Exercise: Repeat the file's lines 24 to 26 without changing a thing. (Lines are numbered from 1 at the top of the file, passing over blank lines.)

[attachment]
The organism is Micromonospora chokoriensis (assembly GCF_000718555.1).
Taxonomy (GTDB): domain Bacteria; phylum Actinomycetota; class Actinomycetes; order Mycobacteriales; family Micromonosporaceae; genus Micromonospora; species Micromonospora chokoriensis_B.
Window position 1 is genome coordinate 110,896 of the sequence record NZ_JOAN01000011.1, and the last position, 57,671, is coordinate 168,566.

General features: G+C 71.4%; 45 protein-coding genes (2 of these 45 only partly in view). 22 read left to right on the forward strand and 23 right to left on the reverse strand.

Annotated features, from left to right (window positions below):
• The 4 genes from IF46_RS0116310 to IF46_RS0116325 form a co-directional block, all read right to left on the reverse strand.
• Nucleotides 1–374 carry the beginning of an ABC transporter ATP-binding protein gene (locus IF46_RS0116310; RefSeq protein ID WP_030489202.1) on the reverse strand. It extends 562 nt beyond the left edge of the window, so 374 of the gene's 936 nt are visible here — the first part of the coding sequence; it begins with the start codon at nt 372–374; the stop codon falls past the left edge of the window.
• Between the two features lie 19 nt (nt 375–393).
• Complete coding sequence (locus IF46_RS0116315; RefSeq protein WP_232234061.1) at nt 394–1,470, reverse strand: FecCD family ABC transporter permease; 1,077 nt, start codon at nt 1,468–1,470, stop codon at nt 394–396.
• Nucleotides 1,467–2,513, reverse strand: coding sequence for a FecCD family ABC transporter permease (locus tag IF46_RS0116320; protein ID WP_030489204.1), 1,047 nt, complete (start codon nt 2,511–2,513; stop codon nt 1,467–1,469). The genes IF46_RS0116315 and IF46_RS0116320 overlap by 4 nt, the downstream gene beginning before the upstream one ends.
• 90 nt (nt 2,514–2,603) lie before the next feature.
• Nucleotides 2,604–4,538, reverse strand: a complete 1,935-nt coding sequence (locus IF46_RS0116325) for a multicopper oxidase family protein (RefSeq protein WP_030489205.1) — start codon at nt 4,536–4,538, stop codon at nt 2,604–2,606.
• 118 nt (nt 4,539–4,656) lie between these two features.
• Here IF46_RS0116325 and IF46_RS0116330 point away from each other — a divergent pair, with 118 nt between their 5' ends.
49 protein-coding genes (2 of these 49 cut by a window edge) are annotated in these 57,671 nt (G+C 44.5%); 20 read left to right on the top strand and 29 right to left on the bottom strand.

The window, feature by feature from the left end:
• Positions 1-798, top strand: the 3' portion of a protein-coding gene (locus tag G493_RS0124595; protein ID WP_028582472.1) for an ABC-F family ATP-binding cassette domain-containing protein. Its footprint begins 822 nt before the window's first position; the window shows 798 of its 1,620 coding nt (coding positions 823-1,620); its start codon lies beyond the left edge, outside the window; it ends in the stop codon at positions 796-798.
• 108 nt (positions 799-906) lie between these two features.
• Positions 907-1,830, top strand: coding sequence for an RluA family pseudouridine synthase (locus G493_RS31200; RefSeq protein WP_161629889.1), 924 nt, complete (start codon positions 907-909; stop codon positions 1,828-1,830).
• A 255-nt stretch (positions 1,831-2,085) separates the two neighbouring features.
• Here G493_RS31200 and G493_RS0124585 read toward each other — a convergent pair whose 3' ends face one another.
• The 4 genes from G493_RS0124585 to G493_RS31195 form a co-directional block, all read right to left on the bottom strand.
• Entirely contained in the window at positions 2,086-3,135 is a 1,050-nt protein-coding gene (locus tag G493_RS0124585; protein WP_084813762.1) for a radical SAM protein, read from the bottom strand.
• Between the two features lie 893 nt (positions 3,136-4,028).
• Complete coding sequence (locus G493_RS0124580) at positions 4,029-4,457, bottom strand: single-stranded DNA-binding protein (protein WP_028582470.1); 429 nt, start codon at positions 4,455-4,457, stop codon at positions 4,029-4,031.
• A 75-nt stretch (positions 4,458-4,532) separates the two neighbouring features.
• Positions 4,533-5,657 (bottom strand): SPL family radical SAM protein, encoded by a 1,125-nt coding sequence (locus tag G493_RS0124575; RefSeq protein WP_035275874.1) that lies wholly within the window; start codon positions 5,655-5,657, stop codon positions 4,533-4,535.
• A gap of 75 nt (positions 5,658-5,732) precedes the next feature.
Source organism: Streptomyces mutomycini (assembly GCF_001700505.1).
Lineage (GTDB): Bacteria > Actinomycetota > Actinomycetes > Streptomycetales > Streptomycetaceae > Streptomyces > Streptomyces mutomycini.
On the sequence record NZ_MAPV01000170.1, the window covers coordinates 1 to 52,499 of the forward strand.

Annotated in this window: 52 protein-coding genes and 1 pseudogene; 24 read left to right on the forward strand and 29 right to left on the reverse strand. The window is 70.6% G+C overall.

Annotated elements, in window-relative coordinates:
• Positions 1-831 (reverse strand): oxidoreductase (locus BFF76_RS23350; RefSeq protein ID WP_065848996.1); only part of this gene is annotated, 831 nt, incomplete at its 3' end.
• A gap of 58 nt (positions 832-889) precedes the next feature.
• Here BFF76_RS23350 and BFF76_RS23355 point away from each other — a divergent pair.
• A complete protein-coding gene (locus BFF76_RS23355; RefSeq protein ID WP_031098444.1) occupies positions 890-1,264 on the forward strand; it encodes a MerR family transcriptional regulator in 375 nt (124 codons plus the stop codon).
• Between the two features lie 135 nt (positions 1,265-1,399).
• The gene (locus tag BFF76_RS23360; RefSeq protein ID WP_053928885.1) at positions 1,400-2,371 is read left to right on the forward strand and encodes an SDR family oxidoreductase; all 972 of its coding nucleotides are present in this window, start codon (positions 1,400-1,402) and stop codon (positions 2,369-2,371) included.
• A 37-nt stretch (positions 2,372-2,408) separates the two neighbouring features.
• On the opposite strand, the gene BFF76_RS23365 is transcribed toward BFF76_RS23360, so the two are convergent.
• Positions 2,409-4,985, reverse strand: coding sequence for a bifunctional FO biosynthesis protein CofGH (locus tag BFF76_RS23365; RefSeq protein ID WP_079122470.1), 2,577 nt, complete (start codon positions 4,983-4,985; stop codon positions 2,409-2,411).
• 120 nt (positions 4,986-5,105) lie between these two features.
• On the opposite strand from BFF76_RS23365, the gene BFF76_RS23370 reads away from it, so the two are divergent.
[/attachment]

• Between the two features lie 893 nt (positions 3,136-4,028).
• Complete coding sequence (locus G493_RS0124580) at positions 4,029-4,457, bottom strand: single-stranded DNA-binding protein (protein WP_028582470.1); 429 nt, start codon at positions 4,455-4,457, stop codon at positions 4,029-4,031.
• A 75-nt stretch (positions 4,458-4,532) separates the two neighbouring features.